The London Library is delighted to bring back Between Two Fires, the lost play by Sylvia Pankhurst, exclusively to The London Library Reading Room from Thursday 9 – Sunday 12 May 2024 for its second ever showing – now with newly discovered material and an accompanying programme of talks.

First performed last year to a sold-out audience at The London Library Lit Fest, the play will return for a limited run and its second performance in history in the Library’s famous Reading Room. For the new material, this will be the first time the words will be spoken aloud to an audience.

Imprisoned for sedition in the infamous HMP Holloway in 1920/21, Sylvia Pankhurst wrote a play. In solitary confinement, with a contraband pencil on prison issue toilet paper, the legendary suffragette and socialist activist composed a dramatisation of her experiences within the political movements that would go on to bring vital social and political change, from her own grassroots activism to the top-level political conflict being played out by her beloved Keir Hardie – Labour's founding leader. Nearly a hundred years later, Pankhurst's biographer Rachel Holmes discovered the play via painstaking analysis of the delicate fragments jumbled into brown envelopes in the depths of an archive.

Directed by Roxana Silbert, produced by Amy Powell Yeates, with a cast yet to be announced, this limited run of performances will be followed each evening by different discussions and talks inspired by and in response to the play. The talks programme includes Labour MP for Rhondda and parliamentary historian Chris Bryant, activist and granddaughter of Sylvia Pankhurst, Helen Pankhurst, and film director Sarah Gavron (Suffragette).

Open to all, The London Library has been a world-class centre of creativity and inspiration for readers, writers and thinkers for over 180 years. The Library has had a long and enduring association with the Pankhurst family. Sylvia’s father Richard and older sister Christabel were both prominent members, along with many other figures from the Suffragette and Suffragist movements.

Director of The London Library, Philip Marshall, commented: “we are thrilled to be able to bring Between Two Fires back to The London Library Reading Room. Many of the Pankhurst family, including Sylvia’s older sister, Christabel, and her father, Richard, were prominent members of Library, along with many other figures from the women’s suffrage movement. So, it is fitting that the play should be performed at the Library once again.”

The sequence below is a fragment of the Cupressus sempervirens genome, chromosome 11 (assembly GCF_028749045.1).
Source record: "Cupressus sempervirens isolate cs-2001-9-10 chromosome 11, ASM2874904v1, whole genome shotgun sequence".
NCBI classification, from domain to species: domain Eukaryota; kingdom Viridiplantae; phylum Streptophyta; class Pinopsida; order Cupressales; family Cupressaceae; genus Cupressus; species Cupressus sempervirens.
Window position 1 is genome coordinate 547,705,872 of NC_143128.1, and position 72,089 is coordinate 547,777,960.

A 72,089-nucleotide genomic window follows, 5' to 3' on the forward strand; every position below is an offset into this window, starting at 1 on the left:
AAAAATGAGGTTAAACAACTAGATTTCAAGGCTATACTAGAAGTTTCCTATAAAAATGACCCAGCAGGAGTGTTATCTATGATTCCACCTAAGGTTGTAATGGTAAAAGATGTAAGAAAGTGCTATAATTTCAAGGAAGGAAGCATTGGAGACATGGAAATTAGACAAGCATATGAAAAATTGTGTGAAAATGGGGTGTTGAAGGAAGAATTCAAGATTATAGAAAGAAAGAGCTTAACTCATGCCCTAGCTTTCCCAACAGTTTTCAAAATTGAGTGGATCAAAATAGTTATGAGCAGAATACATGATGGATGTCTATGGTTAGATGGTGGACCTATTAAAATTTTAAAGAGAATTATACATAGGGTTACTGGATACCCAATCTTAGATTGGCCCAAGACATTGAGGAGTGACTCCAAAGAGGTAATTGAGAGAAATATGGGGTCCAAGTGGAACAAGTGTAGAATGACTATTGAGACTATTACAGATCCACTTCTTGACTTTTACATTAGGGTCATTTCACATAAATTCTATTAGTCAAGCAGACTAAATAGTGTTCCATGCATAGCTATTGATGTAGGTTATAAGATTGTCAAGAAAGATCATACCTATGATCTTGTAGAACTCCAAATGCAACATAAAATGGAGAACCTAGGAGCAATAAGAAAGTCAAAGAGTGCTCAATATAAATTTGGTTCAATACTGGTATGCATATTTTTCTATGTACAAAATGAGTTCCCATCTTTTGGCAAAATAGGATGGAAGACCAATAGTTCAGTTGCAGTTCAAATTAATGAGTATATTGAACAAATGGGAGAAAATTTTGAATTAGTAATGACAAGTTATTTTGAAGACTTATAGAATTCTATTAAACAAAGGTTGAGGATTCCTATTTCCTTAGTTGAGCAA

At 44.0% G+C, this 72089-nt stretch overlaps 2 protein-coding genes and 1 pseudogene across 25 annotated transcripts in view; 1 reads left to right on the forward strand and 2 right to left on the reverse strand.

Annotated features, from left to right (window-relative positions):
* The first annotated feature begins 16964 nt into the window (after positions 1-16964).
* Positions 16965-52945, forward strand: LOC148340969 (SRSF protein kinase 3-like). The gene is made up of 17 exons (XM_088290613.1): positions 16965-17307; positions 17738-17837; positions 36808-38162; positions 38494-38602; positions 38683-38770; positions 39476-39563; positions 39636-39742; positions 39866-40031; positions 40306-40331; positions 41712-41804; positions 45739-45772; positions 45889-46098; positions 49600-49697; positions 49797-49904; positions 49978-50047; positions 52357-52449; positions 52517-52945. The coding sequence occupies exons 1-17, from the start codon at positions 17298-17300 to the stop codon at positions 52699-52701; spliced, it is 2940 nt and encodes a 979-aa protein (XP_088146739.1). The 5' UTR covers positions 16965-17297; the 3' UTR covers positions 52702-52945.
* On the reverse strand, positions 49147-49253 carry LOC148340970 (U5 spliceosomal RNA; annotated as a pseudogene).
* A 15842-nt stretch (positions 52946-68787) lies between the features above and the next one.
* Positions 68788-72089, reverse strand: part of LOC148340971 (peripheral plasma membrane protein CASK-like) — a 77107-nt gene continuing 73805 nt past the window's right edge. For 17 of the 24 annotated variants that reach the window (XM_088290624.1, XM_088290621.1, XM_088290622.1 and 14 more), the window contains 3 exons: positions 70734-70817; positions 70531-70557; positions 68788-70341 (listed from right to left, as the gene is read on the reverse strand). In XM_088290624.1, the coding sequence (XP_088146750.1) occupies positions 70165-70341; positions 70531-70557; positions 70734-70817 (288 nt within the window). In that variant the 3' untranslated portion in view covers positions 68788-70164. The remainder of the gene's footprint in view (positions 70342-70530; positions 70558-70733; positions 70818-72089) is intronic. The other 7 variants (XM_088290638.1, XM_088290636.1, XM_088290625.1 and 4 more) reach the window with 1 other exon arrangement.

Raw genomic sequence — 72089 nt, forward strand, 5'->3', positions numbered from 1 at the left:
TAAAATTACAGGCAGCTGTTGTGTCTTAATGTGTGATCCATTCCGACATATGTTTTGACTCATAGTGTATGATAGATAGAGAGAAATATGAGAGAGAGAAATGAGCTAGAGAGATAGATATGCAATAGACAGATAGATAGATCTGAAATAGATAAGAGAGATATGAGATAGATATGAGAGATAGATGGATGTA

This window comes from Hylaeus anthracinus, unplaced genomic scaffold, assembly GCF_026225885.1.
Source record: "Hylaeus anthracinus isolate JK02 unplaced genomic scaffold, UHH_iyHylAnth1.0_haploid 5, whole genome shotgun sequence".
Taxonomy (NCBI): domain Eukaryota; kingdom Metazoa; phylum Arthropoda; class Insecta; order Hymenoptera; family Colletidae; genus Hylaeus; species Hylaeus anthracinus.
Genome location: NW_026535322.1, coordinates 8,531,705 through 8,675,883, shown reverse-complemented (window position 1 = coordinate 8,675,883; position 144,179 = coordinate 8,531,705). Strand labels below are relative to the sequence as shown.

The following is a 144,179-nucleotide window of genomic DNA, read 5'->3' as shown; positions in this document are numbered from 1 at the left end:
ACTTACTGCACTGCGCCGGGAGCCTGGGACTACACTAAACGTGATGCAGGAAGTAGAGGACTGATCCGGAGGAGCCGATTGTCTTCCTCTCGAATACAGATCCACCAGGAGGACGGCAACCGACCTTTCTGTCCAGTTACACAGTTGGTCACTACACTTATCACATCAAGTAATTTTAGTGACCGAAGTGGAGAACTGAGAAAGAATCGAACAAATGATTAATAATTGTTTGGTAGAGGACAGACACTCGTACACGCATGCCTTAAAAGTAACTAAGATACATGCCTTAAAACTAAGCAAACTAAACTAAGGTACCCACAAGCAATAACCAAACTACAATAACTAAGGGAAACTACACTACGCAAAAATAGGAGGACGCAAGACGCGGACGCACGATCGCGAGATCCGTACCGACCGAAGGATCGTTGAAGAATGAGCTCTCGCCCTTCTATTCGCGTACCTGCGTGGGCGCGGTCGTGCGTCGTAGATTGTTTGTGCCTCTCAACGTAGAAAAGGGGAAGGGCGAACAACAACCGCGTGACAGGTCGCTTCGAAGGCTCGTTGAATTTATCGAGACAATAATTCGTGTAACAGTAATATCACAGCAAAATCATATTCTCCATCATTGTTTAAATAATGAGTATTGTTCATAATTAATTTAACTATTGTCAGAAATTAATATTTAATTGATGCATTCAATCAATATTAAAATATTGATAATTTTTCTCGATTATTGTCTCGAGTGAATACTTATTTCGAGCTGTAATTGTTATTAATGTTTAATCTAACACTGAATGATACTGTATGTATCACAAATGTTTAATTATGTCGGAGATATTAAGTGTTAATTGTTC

Roxana Silbert, Director, commented: “Architecturally The London Library is really beautiful. Being surrounded by these incredible books is just wonderful. Directing a play about two people who were inspired by ideas and who had such a long relationship with the Library has been a real privilege.”

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Thursday 9 May, 7pm: Labour MP for Rhondda and parliamentary historian Chris Bryant speaks to Rachel Holmes about how to make change in politics, the history of the Labour Party and his work uncovering the stories of activism and injustices around sexuality and gender in Britain, including in his new book James and John, about the last men to be hanged for homosexuality in Britain.

Friday 10 May, 7pm: Film director Sarah Gavron (Suffragette), Sylvia Pankhurst's biographer Rachel Holmes and London Library Archivist Nathalie Belkin, speak to Claire Berliner about archives and what gets lost within them, unearthing the hidden stories of women in history and the project of bringing those stories to light on page, stage and screen.

Saturday 11 May, 7pm: Activist and granddaughter of Sylvia Pankhurst, Helen Pankhurst, and human rights lawyer and campaigner, Baroness Shami Chakrabarti, speak to Rachel Holmes about the legacy and relevance of Sylvia Pankhurst's life, work and activism in today's contested and troubled times.

Sunday 12 May, 3pm: Playwrights April de Angelis and Chris Thorpe speak to Rachel Holmes about political theatre, how they and others have responded to the political climate and whether theatre has the power to make change. This will be followed by an EWP Scratch Night at 6pm, showcasing political playwriting from former and current participants in The London Library Emerging Writers Programme.

Performances begin at 7pm on Thursday 9 May, Friday 10 May and Saturday 11 May and at 3pm on Sunday 12 May. Performances will run for an hour and will be immediately followed by a 45-minute talk. Doors (and the bar) open 30 minutes before each performance. 

Tickets cost £20 standard, £18 London Library members, £15 under 30s, £12.50 London Library members under 30s and can be purchased here. All proceeds go towards supporting The London Library.  

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Supported using funding from Fondation Jan Michalski

Books by contributors are available to buy from our partner bookshop Hatchards and will be available at the Library during each event.